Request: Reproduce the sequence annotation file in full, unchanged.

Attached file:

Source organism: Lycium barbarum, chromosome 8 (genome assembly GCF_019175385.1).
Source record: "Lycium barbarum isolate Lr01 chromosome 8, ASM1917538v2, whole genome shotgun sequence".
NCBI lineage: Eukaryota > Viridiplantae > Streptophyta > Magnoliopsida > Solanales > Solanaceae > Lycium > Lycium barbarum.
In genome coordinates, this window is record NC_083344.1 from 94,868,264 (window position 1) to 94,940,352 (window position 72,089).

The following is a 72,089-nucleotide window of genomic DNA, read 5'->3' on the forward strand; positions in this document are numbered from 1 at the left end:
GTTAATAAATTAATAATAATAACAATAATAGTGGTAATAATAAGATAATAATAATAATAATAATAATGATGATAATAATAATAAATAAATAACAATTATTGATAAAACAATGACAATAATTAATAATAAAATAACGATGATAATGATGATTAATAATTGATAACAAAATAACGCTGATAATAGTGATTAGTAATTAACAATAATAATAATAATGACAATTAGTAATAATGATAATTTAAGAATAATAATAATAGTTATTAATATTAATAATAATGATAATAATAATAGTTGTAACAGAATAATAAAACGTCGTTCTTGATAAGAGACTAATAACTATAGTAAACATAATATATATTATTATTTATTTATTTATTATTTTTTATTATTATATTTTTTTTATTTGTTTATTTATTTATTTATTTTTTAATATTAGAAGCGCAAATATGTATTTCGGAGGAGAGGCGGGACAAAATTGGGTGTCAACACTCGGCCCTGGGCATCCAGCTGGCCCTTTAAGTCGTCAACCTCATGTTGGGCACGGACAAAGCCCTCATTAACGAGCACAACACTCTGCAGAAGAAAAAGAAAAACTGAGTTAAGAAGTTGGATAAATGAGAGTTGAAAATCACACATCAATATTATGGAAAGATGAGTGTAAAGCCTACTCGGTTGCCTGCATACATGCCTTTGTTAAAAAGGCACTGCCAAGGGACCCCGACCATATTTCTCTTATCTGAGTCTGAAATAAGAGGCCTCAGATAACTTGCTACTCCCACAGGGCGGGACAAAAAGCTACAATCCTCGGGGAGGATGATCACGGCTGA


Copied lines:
Source organism: Lycium barbarum, chromosome 8 (genome assembly GCF_019175385.1).
Source record: "Lycium barbarum isolate Lr01 chromosome 8, ASM1917538v2, whole genome shotgun sequence".
NCBI lineage: Eukaryota > Viridiplantae > Streptophyta > Magnoliopsida > Solanales > Solanaceae > Lycium > Lycium barbarum.
In genome coordinates, this window is record NC_083344.1 from 94,868,264 (window position 1) to 94,940,352 (window position 72,089).

The following is a 72,089-nucleotide window of genomic DNA, read 5'->3' on the forward strand; positions in this document are numbered from 1 at the left end:
GTTAATAAATTAATAATAATAACAATAATAGTGGTAATAATAAGATAATAATAATAATAATAATAATGATGATAATAATAATAAATAAATAACAATTATTGATAAAACAATGACAATAATTAATAATAAAATAACGATGATAATGATGATTAATAATTGATAACAAAATAACGCTGATAATAGTGATTAGTAATTAACAATAATAATAATAATGACAATTAGTAATAATGATAATTTAAGAATAATAATAATAGTTATTAATATTAATAATAATGATAATAATAATAGTTGTAACAGAATAATAAAACGTCGTTCTTGATAAGAGACTAATAACTATAGTAAACATAATATATATTATTATTTATTTATTTATTATTTTTTATTATTATATTTTTTTTATTTGTTTATTTATTTATTTATTTTTTAATATTAGAAGCGCAAATATGTATTTCGGAGGAGAGGCGGGACAAAATTGGGTGTCAACACTCGGCCCTGGGCATCCAGCTGGCCCTTTAAGTCGTCAACCTCATGTTGGGCACGGACAAAGCCCTCATTAACGAGCACAACACTCTGCAGAAGAAAAAGAAAAACTGAGTTAAGAAGTTGGATAAATGAGAGTTGAAAATCACACATCAATATTATGGAAAGATGAGTGTAAAGCCTACTCGGTTGCCTGCATACATGCCTTTGTTAAAAAGGCACTGCCAAGGGACCCCGACCATATTTCTCTTATCTGAGTCTGAAATAAGAGGCCTCAGATAACTTGCTACTCCCACAGGGCGGGACAAAAAGCTACAATCCTCGGGGAGGATGATCACGGCTGA